• Is the folding rate of small protein domains optimized through evolution?

• Use of phage display for simplifying proteins

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3) Hughson,F.M., Wright, P.E., Baldwin, R.L. Structural characterization of a partly folded apomyoglobin intermediate Science 249:1544-1548 (1990).
• Molten globules are thought to be critical intermediates along folding pathways

Structure of a molten globule

• Use of hydrogen exchange to study properties of folding reactions

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4) Chamberlain AK; Handel TM; Marqusee S. Detection of rare partially folded molecules in equilibrium with the native conformation of RNaseH Nature Structure Biology 3:782-7 (1996).
• Rare conformational states are accessible from the native state

• Correlation between relative stability and folding pathways

• Domains in a structure have different stabilities

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5) Netzer WJ, Hartl FU. Recombination of protein domains facilitated by co-translational folding in eukaryotes Nature 388:343-349 (1997)
• Comparison; protein folding machinery in prokaryotes and eukaryotes

• Fundamental differences may be adapted for folding of different kinds of proteins

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Focus Papers: Protein-Protein Interactions: Fletterick


1) Schuster SC; Swanson RV; Alex LA; Bourret RB; Simon MI. Assembly and function of a quaternary signal transduction complex monitored by surface plasmon resonance. 1993 Nature, 365(6444):343-7.
• Measuring association and dissociation of proteins

• Role of ATP driven phosphorylation and covalent modification in complex stability

• Role of ligand binding to receptor in promoting assembly

• SPR to derive binding constants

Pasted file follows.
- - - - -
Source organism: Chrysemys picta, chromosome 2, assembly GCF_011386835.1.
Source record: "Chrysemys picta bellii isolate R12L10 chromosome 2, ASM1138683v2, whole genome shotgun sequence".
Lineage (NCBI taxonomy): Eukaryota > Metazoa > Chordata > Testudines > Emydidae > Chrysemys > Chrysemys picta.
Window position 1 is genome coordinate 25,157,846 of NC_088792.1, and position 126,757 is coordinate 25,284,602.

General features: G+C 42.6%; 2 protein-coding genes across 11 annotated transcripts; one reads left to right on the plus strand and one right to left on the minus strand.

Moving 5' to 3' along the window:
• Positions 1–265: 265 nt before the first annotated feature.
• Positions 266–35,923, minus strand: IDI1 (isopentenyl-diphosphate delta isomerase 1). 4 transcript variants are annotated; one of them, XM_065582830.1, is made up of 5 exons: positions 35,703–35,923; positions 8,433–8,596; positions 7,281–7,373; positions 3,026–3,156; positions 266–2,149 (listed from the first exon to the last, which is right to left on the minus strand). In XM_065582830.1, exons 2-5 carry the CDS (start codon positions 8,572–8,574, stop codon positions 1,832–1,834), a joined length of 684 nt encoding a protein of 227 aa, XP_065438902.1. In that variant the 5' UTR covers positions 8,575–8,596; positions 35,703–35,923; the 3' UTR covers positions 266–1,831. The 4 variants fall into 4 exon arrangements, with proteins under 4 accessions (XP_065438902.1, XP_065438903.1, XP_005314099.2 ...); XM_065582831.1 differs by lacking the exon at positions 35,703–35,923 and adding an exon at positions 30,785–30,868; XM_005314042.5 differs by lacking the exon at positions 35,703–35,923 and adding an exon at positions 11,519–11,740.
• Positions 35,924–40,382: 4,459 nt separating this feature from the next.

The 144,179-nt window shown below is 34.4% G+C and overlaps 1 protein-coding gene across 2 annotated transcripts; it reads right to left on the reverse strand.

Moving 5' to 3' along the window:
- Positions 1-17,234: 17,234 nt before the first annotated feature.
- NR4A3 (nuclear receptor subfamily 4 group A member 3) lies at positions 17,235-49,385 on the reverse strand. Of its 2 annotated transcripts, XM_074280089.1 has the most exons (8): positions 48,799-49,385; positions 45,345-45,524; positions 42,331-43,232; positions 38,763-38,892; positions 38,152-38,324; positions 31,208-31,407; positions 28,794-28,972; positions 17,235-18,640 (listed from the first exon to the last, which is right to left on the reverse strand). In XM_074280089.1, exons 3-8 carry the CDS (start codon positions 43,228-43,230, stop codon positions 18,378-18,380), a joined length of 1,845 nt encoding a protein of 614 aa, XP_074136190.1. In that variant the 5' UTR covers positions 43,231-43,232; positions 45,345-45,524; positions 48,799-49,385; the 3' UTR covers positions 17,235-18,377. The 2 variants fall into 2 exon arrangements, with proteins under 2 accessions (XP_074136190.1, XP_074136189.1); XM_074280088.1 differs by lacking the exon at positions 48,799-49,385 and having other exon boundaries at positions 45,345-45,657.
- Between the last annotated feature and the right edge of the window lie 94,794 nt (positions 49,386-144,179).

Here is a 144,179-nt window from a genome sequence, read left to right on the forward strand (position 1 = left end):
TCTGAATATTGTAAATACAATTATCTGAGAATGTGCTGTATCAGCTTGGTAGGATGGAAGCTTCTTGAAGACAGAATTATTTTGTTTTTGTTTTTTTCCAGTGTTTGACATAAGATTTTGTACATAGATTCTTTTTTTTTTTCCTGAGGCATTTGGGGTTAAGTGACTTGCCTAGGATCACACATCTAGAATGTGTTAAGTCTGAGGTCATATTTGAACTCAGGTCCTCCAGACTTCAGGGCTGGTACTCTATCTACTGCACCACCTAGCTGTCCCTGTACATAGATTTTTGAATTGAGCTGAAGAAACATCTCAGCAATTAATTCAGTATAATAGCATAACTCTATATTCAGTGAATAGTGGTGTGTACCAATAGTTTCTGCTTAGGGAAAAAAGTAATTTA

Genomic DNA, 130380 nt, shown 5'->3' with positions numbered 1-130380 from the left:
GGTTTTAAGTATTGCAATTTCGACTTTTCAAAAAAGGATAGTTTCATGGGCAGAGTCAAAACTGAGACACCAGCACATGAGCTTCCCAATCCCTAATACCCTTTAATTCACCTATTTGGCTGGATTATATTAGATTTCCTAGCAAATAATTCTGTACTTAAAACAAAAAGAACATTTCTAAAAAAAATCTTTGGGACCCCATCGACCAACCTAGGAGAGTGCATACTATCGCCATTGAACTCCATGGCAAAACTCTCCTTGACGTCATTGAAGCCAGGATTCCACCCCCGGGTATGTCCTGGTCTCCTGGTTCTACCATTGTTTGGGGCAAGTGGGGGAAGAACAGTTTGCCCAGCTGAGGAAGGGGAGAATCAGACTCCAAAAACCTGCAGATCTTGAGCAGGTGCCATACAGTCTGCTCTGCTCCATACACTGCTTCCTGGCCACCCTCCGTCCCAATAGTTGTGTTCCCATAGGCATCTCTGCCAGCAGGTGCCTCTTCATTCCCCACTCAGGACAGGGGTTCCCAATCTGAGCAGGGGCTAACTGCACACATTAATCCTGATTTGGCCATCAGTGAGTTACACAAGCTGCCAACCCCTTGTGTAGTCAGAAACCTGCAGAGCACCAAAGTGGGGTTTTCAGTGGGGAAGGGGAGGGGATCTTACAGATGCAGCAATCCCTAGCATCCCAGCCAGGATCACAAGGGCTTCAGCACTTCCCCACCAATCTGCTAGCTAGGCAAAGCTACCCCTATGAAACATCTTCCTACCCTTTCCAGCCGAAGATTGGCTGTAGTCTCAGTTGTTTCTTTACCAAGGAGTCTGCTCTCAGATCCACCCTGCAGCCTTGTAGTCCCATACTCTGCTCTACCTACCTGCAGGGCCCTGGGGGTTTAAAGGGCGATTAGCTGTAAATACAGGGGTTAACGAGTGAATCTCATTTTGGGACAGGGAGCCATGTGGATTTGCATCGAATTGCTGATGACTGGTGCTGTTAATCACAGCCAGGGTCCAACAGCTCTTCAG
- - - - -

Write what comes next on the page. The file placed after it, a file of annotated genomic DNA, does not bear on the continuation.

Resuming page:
• Quaternary signal transduction complex controls chemotaxis

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2) Horton N; Lewis M. Calculation of the free energy of association for protein complexes. (1992) Protein Science 1(1):169-81.
• Thermodynamics of Protein Assembly

• Structural Change on complexation

• Empirical fitting of Atomic Interactions with Free Energy of Association

• Estimate of free energy of H bonds and charge interactions in protein complexes and role of hydrophobic effect

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3) Chothia C; Lesk AM; Tramontano A; Levitt M; Smith-Gill SJ; Air G; Sheriff S; Padlan EA; Davies D; Tulip WR; et al. Conformations of immunoglobulin hypervariable regions. Nature, 1989 Dec 21-28, 342(6252):877-83.
• Definition of IgG fold

• Definition of CDR’s and their conformations

• Target sites on antigens and Fab’s

• Structural changes, characterization of interfaces

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4) Clackson T; Ultsch MH; Wells JA; de Vos AM. Structural and functional analysis of the 1:1 growth hormone:receptor complex reveals the molecular basis for receptor affinity. Journal of Molecular Biology, 1998 Apr 17, 277(5):1111-28.